An enterprise can be a large and well-functioning business organization, or two college kids who start a lawn-mowing service for summer work, or a trek into uncharted territory in search of some discovery or riches. What they have in common is that they are all undertakings.
The New Oxford American Dictionary defines “enterprise” as “a project or undertaking, typically one that is difficult or requires effort.” Christopher Columbus’s mission in search of the “New World” was an enterprise, as was the Lewis and Clark expedition to the American West (especially considering both were funded by government to achieve some economic need).
The New Oxford American Dictionary also defines an enterprise as an entrepreneurial economic activity. Thus, any start-up company (and Microsoft, Google, Facebook and eBay were all those at one point) is an enterprise.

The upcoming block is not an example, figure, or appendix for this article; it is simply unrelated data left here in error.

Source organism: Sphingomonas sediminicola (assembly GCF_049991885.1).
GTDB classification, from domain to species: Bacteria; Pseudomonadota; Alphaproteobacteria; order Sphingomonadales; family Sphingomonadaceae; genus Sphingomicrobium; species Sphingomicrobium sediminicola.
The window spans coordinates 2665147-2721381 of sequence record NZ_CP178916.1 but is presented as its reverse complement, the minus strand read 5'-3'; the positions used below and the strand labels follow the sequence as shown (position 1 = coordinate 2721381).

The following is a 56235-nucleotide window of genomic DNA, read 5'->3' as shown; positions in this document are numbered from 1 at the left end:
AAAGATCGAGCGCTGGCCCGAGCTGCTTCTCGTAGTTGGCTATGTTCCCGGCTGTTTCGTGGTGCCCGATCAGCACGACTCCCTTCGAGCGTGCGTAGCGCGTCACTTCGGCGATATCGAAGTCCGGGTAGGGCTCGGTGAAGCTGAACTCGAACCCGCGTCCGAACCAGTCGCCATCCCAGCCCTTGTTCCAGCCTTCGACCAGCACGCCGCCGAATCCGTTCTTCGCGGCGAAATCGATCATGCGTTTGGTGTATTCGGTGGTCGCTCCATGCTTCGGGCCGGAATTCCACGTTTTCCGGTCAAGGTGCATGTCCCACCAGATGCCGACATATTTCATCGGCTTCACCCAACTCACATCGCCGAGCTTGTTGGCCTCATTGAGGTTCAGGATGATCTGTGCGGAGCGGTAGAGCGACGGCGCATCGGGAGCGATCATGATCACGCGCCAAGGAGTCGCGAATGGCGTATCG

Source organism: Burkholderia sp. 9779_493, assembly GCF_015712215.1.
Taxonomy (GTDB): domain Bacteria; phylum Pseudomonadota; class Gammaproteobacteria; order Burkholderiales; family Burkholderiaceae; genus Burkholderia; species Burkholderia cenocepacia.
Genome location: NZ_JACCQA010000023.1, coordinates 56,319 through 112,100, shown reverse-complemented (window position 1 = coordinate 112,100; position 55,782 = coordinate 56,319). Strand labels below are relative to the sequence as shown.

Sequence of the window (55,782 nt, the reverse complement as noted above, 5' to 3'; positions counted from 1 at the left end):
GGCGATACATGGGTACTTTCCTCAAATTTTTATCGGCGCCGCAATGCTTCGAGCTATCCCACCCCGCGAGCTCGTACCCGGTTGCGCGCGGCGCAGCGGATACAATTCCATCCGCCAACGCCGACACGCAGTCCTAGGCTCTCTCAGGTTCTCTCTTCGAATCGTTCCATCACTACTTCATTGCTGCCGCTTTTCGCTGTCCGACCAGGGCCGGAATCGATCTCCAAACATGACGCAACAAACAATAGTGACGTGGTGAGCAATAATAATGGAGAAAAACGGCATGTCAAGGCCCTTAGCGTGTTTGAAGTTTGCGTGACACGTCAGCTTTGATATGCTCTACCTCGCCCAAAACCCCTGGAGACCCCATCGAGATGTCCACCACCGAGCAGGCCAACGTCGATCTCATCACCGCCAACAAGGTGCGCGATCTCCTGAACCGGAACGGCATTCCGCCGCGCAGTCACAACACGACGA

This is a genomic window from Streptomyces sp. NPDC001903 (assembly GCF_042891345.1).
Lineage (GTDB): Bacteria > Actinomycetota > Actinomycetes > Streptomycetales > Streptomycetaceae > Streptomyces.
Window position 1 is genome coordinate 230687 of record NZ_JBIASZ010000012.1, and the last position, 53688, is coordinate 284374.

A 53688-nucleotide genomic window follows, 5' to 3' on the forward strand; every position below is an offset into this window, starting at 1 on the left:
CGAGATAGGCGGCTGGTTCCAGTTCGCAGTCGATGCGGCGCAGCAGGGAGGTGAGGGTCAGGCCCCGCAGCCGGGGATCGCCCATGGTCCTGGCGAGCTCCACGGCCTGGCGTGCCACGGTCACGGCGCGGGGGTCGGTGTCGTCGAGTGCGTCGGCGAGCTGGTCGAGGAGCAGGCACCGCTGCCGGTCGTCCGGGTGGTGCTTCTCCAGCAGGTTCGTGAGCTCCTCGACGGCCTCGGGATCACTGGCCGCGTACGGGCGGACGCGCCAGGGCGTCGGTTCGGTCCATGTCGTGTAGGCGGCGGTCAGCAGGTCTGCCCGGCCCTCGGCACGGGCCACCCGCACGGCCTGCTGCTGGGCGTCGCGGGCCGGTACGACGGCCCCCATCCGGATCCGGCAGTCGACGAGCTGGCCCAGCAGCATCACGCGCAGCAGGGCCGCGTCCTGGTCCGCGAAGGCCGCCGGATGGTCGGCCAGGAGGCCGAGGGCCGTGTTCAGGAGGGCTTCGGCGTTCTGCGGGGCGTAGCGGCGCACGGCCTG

As A Quality
The authors of “Enterprise: Entrepreneurship and Innovation” describe enterprise as the quality of “not standing still.” An enterprising person may be an entrepreneur, an “intrapreneur,” who drives growth within his company, someone who is innovative in business or someone who seeks knowledge to become self-reliant.
Most typically, the word “enterprise” describes a business or economic entity (whether or not it is entrepreneurial or innovative); hence the use of the terms “enterprise application” to describe software for business, and “Enterprise 2.0” to describe a business that is well connected using Internet technology.
- "The New Oxford American Dictionary"; Elizabeth J. Newell and Frank Abate, editors; 2001
- "Enterprise"; William B. Gartner and Marlene G. Bellamy; 2009
Dan Antony began his career in the sciences (biotech and materials science) before moving on to business and technology, including a stint as the international marketing manager of an ERP provider. His writing experience includes books on project management, engineering and construction, and the "Internet of Things."